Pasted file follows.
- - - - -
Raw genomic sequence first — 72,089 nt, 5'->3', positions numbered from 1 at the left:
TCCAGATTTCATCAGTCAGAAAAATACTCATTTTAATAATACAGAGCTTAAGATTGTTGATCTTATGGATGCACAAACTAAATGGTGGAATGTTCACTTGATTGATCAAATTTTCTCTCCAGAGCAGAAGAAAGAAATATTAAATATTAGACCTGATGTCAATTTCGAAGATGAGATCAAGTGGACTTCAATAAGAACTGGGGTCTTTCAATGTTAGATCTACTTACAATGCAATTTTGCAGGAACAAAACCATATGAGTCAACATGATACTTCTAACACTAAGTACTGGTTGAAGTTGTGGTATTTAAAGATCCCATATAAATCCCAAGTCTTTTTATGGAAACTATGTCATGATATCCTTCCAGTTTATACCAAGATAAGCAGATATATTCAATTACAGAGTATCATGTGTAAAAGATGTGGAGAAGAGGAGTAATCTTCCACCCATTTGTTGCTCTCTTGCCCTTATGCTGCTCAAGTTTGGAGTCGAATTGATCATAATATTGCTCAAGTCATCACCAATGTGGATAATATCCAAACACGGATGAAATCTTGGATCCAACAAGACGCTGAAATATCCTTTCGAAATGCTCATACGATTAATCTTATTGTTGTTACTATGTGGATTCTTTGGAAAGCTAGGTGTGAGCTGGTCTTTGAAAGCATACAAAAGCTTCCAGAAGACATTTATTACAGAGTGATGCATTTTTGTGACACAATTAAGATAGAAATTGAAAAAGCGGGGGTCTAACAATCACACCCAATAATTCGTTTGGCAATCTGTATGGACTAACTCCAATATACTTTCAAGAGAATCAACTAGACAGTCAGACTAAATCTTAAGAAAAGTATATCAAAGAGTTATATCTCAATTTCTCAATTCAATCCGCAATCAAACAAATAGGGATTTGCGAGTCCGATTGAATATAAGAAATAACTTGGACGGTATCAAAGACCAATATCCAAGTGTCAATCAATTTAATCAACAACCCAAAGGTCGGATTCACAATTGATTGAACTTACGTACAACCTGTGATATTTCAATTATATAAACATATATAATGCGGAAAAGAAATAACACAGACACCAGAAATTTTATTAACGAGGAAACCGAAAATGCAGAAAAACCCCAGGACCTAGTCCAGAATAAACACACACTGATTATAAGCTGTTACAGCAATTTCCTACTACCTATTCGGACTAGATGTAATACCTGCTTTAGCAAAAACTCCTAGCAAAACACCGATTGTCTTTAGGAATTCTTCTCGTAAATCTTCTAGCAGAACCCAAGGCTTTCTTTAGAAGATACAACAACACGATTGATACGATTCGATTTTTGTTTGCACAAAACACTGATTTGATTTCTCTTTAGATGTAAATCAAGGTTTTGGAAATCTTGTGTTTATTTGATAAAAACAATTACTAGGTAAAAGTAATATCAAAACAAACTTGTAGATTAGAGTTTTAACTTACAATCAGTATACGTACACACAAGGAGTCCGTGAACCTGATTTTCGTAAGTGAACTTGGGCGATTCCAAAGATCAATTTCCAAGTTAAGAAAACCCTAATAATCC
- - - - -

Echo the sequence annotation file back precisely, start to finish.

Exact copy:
Raw genomic sequence first — 72,089 nt, 5'->3', positions numbered from 1 at the left:
TCCAGATTTCATCAGTCAGAAAAATACTCATTTTAATAATACAGAGCTTAAGATTGTTGATCTTATGGATGCACAAACTAAATGGTGGAATGTTCACTTGATTGATCAAATTTTCTCTCCAGAGCAGAAGAAAGAAATATTAAATATTAGACCTGATGTCAATTTCGAAGATGAGATCAAGTGGACTTCAATAAGAACTGGGGTCTTTCAATGTTAGATCTACTTACAATGCAATTTTGCAGGAACAAAACCATATGAGTCAACATGATACTTCTAACACTAAGTACTGGTTGAAGTTGTGGTATTTAAAGATCCCATATAAATCCCAAGTCTTTTTATGGAAACTATGTCATGATATCCTTCCAGTTTATACCAAGATAAGCAGATATATTCAATTACAGAGTATCATGTGTAAAAGATGTGGAGAAGAGGAGTAATCTTCCACCCATTTGTTGCTCTCTTGCCCTTATGCTGCTCAAGTTTGGAGTCGAATTGATCATAATATTGCTCAAGTCATCACCAATGTGGATAATATCCAAACACGGATGAAATCTTGGATCCAACAAGACGCTGAAATATCCTTTCGAAATGCTCATACGATTAATCTTATTGTTGTTACTATGTGGATTCTTTGGAAAGCTAGGTGTGAGCTGGTCTTTGAAAGCATACAAAAGCTTCCAGAAGACATTTATTACAGAGTGATGCATTTTTGTGACACAATTAAGATAGAAATTGAAAAAGCGGGGGTCTAACAATCACACCCAATAATTCGTTTGGCAATCTGTATGGACTAACTCCAATATACTTTCAAGAGAATCAACTAGACAGTCAGACTAAATCTTAAGAAAAGTATATCAAAGAGTTATATCTCAATTTCTCAATTCAATCCGCAATCAAACAAATAGGGATTTGCGAGTCCGATTGAATATAAGAAATAACTTGGACGGTATCAAAGACCAATATCCAAGTGTCAATCAATTTAATCAACAACCCAAAGGTCGGATTCACAATTGATTGAACTTACGTACAACCTGTGATATTTCAATTATATAAACATATATAATGCGGAAAAGAAATAACACAGACACCAGAAATTTTATTAACGAGGAAACCGAAAATGCAGAAAAACCCCAGGACCTAGTCCAGAATAAACACACACTGATTATAAGCTGTTACAGCAATTTCCTACTACCTATTCGGACTAGATGTAATACCTGCTTTAGCAAAAACTCCTAGCAAAACACCGATTGTCTTTAGGAATTCTTCTCGTAAATCTTCTAGCAGAACCCAAGGCTTTCTTTAGAAGATACAACAACACGATTGATACGATTCGATTTTTGTTTGCACAAAACACTGATTTGATTTCTCTTTAGATGTAAATCAAGGTTTTGGAAATCTTGTGTTTATTTGATAAAAACAATTACTAGGTAAAAGTAATATCAAAACAAACTTGTAGATTAGAGTTTTAACTTACAATCAGTATACGTACACACAAGGAGTCCGTGAACCTGATTTTCGTAAGTGAACTTGGGCGATTCCAAAGATCAATTTCCAAGTTAAGAAAACCCTAATAATCC